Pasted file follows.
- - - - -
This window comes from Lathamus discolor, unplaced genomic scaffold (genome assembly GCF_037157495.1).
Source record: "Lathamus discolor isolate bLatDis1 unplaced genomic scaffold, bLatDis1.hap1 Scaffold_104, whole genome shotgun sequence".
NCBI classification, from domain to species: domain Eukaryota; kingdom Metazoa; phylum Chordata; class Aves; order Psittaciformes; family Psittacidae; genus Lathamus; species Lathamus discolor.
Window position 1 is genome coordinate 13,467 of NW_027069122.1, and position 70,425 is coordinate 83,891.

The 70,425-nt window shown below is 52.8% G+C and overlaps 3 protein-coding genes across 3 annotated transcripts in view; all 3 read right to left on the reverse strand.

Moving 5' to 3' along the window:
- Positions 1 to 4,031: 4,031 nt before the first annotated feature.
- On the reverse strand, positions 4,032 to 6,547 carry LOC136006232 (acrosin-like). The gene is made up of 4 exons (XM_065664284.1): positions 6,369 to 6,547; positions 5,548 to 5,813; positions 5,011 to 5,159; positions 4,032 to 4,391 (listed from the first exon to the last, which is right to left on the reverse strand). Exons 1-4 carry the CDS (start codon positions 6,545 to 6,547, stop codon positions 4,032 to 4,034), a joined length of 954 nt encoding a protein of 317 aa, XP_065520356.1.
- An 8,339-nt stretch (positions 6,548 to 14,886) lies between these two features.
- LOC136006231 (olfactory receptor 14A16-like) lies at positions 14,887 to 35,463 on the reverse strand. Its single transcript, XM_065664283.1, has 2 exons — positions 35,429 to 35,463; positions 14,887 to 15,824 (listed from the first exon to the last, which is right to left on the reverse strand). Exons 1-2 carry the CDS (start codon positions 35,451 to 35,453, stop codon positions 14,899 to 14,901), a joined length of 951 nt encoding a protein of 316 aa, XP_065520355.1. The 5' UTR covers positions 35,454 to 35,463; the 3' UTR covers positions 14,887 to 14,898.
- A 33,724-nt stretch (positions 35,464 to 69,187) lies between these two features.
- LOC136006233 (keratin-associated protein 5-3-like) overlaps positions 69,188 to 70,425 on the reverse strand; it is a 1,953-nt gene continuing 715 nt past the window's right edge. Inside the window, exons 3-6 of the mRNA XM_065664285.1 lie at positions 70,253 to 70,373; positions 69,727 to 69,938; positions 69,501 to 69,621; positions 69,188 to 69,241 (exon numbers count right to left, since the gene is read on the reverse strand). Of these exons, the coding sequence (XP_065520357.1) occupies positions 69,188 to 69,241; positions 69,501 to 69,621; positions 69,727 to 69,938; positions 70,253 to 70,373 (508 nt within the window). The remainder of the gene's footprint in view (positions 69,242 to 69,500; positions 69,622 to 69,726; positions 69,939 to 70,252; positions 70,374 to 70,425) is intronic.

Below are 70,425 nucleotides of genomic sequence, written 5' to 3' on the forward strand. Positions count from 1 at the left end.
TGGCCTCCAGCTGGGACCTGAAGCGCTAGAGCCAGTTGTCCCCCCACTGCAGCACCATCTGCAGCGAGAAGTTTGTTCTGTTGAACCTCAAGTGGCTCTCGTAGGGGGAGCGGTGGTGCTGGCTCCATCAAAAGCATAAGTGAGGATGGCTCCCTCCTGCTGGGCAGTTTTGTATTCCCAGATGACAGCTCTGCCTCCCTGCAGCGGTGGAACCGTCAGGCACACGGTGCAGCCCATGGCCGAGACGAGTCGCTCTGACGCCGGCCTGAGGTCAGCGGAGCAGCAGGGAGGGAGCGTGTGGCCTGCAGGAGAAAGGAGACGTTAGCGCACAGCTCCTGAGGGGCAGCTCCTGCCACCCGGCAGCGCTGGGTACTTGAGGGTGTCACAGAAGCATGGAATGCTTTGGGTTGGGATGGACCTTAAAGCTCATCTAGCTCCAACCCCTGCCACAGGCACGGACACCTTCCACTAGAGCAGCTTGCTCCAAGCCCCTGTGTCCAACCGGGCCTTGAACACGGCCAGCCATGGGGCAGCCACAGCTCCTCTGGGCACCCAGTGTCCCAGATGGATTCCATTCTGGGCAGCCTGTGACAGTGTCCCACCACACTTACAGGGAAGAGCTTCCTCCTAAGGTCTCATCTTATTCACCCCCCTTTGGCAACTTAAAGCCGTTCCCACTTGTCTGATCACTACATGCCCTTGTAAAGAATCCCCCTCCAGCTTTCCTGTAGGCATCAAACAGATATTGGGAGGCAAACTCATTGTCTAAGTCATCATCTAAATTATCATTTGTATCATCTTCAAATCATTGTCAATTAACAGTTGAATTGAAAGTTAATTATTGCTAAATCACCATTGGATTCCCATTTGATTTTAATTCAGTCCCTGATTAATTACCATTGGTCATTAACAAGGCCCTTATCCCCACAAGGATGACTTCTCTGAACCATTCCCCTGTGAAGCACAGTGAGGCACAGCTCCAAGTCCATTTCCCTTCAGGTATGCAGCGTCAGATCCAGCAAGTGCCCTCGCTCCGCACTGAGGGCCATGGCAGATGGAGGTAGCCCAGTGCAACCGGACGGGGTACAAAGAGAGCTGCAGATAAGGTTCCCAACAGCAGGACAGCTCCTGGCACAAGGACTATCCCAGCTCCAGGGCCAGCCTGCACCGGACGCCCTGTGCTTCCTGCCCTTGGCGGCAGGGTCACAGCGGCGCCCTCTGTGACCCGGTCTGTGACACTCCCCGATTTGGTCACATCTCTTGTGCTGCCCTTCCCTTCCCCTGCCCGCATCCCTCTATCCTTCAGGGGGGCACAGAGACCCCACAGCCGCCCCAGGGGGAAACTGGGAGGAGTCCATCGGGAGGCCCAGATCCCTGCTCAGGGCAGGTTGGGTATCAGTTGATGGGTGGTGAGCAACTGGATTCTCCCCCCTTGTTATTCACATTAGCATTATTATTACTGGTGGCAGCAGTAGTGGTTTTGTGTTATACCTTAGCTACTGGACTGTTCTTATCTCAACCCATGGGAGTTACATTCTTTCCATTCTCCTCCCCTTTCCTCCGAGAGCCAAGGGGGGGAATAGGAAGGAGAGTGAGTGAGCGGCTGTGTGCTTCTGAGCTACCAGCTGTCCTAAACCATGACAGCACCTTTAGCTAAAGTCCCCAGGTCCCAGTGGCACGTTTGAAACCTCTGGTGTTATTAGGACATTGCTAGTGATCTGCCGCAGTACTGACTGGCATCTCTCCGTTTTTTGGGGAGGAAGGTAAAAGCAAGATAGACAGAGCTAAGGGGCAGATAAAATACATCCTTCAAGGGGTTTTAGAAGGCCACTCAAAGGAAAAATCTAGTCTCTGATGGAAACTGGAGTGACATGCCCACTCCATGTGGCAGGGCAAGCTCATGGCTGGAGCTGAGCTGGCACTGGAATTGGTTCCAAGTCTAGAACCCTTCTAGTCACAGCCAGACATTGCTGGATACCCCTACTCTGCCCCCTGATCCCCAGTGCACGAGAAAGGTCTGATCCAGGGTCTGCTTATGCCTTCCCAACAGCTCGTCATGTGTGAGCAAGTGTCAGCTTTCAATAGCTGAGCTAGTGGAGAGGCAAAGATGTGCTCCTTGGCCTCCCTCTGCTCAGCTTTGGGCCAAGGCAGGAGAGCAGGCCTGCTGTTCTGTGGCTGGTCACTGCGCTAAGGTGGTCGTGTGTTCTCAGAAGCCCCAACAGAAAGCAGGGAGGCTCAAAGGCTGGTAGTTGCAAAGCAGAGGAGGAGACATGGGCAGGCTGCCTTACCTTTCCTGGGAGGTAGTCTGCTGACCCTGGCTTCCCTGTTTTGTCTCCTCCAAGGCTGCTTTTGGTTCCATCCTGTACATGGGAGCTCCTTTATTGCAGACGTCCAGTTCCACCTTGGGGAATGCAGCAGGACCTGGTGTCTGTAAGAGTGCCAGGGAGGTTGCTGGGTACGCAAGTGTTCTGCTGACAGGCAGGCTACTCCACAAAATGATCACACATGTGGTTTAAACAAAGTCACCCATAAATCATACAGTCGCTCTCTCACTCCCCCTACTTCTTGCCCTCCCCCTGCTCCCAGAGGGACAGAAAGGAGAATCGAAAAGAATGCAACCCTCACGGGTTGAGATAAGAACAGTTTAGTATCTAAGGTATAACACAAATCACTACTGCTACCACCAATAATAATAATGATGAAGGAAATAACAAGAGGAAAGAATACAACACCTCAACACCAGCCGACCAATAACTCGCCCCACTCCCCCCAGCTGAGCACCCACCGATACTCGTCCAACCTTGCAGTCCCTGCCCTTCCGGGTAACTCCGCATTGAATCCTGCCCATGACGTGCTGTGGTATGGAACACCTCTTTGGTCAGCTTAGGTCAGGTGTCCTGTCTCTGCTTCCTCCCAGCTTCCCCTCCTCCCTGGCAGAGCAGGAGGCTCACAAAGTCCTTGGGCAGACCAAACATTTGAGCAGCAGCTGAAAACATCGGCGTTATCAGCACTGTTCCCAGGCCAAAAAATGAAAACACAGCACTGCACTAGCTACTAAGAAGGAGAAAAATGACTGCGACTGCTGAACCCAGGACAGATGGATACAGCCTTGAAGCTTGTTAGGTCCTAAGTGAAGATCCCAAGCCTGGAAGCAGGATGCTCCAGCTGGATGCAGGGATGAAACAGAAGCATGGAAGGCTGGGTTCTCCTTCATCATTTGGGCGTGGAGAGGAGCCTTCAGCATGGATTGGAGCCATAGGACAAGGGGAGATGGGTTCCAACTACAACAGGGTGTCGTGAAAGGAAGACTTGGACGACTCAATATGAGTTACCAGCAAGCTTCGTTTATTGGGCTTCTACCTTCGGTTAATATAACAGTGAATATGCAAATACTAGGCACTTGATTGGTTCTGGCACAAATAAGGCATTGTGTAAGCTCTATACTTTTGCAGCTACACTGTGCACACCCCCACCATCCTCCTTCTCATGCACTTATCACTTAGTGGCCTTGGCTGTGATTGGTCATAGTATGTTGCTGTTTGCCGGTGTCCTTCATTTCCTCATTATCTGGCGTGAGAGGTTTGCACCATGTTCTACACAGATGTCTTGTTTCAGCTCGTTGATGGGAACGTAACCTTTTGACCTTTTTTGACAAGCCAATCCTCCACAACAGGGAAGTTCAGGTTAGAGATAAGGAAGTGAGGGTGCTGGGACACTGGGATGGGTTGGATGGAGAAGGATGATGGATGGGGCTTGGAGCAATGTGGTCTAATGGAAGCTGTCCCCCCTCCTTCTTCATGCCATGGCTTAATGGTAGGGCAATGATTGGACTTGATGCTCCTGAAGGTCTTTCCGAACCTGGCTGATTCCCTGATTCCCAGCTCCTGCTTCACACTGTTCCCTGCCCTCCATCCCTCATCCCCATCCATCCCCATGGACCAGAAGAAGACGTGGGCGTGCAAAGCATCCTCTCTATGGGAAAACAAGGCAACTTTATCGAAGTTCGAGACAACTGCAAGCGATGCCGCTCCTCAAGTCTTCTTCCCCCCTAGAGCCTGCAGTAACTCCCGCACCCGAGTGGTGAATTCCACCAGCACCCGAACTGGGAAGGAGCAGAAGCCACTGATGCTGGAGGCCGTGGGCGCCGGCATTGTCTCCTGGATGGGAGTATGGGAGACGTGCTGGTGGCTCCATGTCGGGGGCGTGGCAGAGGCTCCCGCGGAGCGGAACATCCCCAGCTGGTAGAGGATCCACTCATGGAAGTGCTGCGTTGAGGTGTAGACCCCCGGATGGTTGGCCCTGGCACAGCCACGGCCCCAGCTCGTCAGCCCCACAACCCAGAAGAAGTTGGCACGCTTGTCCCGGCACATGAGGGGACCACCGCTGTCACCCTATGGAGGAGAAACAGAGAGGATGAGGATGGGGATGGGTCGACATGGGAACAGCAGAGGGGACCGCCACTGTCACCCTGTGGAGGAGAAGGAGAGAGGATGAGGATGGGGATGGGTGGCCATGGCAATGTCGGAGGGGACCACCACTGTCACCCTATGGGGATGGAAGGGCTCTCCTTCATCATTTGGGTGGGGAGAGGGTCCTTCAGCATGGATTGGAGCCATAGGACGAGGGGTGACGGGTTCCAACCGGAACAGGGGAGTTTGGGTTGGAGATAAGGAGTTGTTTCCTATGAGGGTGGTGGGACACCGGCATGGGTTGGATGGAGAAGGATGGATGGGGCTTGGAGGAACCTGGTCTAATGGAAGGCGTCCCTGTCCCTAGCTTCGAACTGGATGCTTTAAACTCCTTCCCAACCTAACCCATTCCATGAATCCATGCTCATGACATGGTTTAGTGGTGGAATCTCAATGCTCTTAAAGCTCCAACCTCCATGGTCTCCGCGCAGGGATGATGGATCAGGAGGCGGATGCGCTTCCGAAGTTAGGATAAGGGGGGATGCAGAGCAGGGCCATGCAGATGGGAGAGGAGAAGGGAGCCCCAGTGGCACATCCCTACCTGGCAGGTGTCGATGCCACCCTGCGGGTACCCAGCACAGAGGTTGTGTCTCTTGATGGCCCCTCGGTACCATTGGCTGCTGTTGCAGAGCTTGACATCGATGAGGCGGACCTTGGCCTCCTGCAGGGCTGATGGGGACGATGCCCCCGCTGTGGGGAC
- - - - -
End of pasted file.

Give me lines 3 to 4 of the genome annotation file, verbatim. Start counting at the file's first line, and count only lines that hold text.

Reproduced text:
NCBI classification, from domain to species: domain Eukaryota; kingdom Metazoa; phylum Chordata; class Aves; order Psittaciformes; family Psittacidae; genus Lathamus; species Lathamus discolor.
Window position 1 is genome coordinate 13,467 of NW_027069122.1, and position 70,425 is coordinate 83,891.